Group aims to keep West Virginia moving

October 24, 2006|by MATTHEW UMSTEAD

MARTINSBURG, W.Va. - A "perfect storm" of inflating construction costs and a leveling of revenues traditionally earmarked for road construction in West Virginia in recent years has helped bring together a large coalition of business and community leaders to urge state leaders to develop lasting solutions.

On Monday, West Virginians for Better Transportation, a statewide group of more than 120 organizations and companies, brought its "Keep West Virginia Moving" public information campaign to Martinsburg as part of an education outreach effort that has included stops in the West Virginia cities of Charleston, Beckley and Morgantown.

"We're not going to advocate funding mechanisms," said coalition member Mike Clowser, the executive director of the Contractors Association of West Virginia.

"The coalition is not (in Martinsburg) to sway legislators that are currently in place," he said.

Clowser was joined by coalition chairman Joe Deneault, Ted Bostic, a longtime advocate of constructing W.Va. 9, Jane Peters of the Jefferson County Development Authority and state Sen. John Unger, D-Berkeley, who said he was invited by the group to speak at the event. Unger chairs the Senate Transportation & Infrastructure Committee.


"While substantial progress and improvements have been made during the past several decades, West Virginia's surface transportation system faces serious challenges now and in the coming years," Deneault said in a news release.

Deneault cited a West Virginia Department of Transportation (WVDOT) study that indicates the state will need at least $20 billion (in today's dollars) for 170 projects over the next 20 years to meet the state's surface transportation needs. The top three priority projects on the list are in the Eastern Panhandle, including parts of W.Va. 9 and Interstate 81.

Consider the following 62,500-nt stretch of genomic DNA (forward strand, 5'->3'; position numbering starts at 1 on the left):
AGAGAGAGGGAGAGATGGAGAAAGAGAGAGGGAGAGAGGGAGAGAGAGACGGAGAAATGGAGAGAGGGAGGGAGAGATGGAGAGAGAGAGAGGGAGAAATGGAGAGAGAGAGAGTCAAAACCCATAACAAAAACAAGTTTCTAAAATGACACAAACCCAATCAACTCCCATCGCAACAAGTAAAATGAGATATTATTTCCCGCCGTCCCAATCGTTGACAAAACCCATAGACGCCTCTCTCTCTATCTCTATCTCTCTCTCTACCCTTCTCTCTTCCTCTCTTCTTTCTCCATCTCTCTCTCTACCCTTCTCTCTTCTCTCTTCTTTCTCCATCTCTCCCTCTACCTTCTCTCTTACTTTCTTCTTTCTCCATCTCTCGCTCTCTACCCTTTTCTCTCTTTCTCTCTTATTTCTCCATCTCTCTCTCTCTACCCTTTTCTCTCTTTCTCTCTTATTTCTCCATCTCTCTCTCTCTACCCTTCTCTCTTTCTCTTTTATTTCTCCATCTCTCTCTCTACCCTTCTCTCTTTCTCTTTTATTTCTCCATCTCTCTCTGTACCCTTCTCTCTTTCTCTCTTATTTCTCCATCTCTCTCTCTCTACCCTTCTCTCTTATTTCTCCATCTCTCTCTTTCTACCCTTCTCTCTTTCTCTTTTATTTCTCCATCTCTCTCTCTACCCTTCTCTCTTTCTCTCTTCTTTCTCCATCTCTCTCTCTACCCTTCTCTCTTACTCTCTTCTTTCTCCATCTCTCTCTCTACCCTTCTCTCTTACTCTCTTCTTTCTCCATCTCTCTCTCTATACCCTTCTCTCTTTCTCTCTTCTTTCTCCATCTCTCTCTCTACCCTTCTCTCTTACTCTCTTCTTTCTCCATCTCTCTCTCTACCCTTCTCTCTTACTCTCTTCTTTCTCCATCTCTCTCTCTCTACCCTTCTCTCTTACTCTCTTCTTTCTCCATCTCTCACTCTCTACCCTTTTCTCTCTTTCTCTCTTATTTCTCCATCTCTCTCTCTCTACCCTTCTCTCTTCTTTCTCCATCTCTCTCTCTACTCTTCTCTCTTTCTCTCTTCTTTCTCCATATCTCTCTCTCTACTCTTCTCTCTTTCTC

Clowser cited a presentation to lawmakers last week in Charleston by a West Virginia University professor who indicated a study by the university has shown available money for road construction has not kept up with inflation since 1994.

"Unless you have a pothole in front of your house, you don't really think about the road system," Clowser said.

Tapping information provided by state highway officials, Deneault noted that 27 percent of West Virginia's major roads are in poor or mediocre condition and that even more bridges are structurally deficient or functionally obsolete.

After the press conference, Unger said all of the reforms made to make the state more business-friendly than most will be for naught if state leaders do not pay attention to infrastructure.

"We're not going to be able to sustain our economic development," said Unger, who favors moving away from the state's reliance on the gas tax for road construction. Along with federal dollars, other state revenues for road construction are generated through privilege taxes and vehicle registration fees.

On the Web

More information about West Virginians for Better Transportation is available at

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